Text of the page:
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Thursday, January 21, 2010

In My Footsteps: Trip 6: Cape Cod Canal - Cape Side

In My Footsteps
Christopher Setterlund

Trip 6: Cape Cod Canal – Cape Side
January 20, 2010



With so many destinations on the map when it comes to visiting Cape Cod, there are some very obvious ones that tend to get overlooked. One such place is seen by every single person who ever visits the Cape: the Cape Cod Canal. Stretching just over seventeen miles in length from Cape Cod Bay to Buzzards Bay and crossed by three bridges the Canal is a man made miracle that gets lost sometimes in the allure of the many beautiful beaches and shops of the Cape. This article is going to be all about the Canal and what there is to see along its shores. Being far too long it will be divided into an on Cape article and an off Cape article.

I began at the mouth of the Canal on the east side which empties into Cape Cod Bay. After a short walk across a very rocky beach I was lucky enough to arrive at the edge of the Canal just in time to watch a large ship from the Great Lakes area pass through and head out into the bay(left). At a maximum width of 540-feet the Canal sees over 20,000 ships pass through its waters annually.

Located a few hundred yards from the bay end of the Canal is a Power Plant owned and run by the Atlanta-based energy company, Mirant. A trail way leads from the mouth of the Canal back toward one of the visitor’s centers. Directly across from the visitor’s center is the Coast Guard station as they, along with many fishermen, operate out of the small harbor at the Sandwich Marina.
Route 6A is the best way to follow the Canal. There is a service road for authorized vehicles and bike trails running along either side of the waterway but most of the sights along the Canal can be driven to without a problem. Traveling along 6A, the first major sight is that of the Sagamore Bridge. Opened in 1935 and spanning 1,408 feet across the Canal, this bridge is the way to get onto the Cape from Boston and points north as it continues seamlessly from Route 3 to Route 6. The ‘Sagamore Flyover’ project, completed in 2006 replaced a rotary that caused traffic to become severely congested with an easier to navigate system of roads.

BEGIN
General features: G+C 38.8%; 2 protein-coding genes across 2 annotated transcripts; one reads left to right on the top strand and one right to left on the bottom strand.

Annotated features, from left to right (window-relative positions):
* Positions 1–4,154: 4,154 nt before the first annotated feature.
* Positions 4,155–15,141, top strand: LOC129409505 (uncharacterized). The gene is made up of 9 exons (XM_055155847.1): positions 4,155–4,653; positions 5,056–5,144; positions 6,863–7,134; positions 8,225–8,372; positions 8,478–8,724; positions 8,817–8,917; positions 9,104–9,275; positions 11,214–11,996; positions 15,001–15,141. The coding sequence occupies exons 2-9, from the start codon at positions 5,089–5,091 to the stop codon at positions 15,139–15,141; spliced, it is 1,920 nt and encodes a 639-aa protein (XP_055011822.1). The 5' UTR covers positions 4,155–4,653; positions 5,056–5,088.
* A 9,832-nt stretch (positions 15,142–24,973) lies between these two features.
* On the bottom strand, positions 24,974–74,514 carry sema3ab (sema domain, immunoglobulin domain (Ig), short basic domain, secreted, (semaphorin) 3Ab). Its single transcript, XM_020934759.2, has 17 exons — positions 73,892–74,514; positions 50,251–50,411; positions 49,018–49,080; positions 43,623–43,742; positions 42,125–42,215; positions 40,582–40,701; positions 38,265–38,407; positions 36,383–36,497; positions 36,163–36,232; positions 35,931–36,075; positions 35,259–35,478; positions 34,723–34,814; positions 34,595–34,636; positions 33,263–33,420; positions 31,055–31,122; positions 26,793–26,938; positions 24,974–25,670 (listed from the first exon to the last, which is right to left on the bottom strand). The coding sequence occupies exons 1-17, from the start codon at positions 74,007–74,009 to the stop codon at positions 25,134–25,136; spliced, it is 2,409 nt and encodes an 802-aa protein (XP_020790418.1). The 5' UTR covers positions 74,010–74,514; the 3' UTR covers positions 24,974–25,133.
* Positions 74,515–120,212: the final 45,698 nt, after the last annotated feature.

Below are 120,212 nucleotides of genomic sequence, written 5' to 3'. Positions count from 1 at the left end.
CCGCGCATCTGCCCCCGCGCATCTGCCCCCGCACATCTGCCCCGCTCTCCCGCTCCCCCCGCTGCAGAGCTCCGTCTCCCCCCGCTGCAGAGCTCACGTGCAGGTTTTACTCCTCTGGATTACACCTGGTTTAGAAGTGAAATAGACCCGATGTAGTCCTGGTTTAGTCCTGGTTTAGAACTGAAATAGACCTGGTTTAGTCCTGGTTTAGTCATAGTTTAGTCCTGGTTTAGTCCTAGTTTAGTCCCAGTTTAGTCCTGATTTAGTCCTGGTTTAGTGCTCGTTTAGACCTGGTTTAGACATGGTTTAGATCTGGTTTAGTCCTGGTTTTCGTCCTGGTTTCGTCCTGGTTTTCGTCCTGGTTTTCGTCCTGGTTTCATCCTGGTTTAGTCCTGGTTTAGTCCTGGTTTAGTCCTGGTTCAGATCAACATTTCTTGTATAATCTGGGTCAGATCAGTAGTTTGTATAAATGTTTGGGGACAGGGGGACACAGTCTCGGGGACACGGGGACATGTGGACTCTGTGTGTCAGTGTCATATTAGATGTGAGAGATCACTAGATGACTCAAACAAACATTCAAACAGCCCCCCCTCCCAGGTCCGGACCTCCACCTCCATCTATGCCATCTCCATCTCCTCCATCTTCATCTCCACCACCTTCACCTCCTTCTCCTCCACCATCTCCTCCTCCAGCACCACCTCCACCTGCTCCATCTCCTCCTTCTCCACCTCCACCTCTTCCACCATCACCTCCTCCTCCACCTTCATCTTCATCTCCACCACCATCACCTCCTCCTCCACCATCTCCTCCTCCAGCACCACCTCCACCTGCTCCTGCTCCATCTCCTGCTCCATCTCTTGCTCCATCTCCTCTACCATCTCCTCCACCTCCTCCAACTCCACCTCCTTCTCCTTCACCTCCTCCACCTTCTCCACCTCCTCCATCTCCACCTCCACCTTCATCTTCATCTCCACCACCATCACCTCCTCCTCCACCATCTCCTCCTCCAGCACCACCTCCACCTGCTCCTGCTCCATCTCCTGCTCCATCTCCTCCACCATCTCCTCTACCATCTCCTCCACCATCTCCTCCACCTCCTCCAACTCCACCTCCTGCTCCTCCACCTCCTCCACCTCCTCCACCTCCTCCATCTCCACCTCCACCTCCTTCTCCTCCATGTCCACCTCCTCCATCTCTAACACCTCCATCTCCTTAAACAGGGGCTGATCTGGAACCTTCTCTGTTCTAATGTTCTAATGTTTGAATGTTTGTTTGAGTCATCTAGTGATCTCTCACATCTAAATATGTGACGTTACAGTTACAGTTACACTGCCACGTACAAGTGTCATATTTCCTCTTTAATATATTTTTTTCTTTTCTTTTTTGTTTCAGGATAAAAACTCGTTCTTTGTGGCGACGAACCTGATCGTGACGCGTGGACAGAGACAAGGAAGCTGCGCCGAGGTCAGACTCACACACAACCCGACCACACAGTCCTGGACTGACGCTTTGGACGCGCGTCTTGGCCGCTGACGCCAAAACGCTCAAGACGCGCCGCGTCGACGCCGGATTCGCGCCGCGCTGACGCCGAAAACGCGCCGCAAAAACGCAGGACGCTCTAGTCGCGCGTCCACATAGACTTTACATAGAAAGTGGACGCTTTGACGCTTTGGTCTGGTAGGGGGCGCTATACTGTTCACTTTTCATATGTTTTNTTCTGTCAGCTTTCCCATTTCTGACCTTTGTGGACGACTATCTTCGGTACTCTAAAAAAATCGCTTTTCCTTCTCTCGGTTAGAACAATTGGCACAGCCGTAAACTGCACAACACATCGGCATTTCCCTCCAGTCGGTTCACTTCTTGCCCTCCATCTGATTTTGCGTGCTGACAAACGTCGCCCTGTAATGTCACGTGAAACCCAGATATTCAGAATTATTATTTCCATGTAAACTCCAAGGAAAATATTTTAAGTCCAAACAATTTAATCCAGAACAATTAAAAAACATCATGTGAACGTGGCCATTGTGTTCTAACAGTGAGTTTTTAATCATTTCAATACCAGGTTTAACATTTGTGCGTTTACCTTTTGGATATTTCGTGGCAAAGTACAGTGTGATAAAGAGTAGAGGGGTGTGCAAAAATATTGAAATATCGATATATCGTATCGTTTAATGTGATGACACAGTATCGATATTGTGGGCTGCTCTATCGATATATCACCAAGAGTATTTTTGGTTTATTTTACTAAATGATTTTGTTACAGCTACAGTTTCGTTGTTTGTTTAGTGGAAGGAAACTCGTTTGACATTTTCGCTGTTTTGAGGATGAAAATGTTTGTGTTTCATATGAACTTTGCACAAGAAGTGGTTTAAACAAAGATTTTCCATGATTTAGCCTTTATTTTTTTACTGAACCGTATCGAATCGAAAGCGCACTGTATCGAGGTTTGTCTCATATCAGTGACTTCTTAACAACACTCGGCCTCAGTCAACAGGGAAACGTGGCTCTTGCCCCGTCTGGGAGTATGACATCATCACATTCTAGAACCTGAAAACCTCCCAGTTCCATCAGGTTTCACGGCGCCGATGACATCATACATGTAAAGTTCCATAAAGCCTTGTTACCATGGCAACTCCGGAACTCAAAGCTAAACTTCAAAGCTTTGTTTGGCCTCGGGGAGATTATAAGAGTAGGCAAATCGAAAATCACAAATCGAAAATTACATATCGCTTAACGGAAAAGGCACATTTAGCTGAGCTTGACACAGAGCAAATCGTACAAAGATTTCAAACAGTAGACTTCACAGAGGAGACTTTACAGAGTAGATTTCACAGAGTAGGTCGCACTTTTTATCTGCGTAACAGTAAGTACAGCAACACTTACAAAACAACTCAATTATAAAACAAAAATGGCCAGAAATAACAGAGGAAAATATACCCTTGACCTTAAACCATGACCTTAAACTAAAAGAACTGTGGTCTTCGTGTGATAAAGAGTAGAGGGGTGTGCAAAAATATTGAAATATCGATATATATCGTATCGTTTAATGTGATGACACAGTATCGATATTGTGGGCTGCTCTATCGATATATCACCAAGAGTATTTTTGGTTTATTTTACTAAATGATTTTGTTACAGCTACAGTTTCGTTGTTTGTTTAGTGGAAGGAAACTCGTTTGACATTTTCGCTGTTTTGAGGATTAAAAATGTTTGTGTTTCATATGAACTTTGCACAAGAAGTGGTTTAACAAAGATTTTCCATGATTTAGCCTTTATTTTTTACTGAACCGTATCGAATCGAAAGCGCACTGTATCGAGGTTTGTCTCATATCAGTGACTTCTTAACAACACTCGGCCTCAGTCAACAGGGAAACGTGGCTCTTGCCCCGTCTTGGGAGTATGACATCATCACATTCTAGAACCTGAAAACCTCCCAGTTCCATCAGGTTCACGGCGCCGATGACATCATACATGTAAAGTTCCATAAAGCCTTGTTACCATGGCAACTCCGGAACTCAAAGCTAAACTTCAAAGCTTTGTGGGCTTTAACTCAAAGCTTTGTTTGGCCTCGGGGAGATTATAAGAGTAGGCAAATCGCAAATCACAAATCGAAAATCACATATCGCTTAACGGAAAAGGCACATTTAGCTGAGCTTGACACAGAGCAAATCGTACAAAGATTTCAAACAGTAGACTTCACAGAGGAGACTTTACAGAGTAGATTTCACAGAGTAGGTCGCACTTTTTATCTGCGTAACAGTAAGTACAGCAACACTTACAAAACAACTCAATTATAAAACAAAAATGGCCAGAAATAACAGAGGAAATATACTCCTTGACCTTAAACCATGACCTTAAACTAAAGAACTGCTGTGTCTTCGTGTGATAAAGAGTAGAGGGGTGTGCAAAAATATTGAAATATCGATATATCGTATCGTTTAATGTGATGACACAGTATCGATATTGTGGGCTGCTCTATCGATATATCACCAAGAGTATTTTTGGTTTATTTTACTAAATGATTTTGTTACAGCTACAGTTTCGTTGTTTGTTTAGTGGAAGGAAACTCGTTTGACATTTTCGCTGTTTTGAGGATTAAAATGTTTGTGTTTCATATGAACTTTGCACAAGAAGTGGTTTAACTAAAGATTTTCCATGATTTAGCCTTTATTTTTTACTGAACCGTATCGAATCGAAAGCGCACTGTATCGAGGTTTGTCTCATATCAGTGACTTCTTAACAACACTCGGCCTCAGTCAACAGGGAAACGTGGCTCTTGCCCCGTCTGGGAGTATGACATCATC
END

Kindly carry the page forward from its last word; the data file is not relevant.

Route 6A becomes Sandwich Road during its run along the Canal. Just before the Bourne Bridge rotary comes into sight Sandwich Road bears right. Follow this road and you will find yourself stepping into a hidden piece of Cape Cod, and United States history. Sandwich Road travels along a more secluded section of the Canal, passing directly under the Bourne Bridge(right). Unlike with the Sagamore Bridge there is a designated recreation area next to the bridge allowing visitors to park. People can get out and walk along the Canal while listening to the rush of highway traffic passing overhead. It is a soothing sort of hum. There are active railroad tracks which also pass along the Canal and they should be watched in case of trains. The bike path can be used to walk on and on warmer days it is highly recommended and highly populated by bicyclists, runners, and skaters.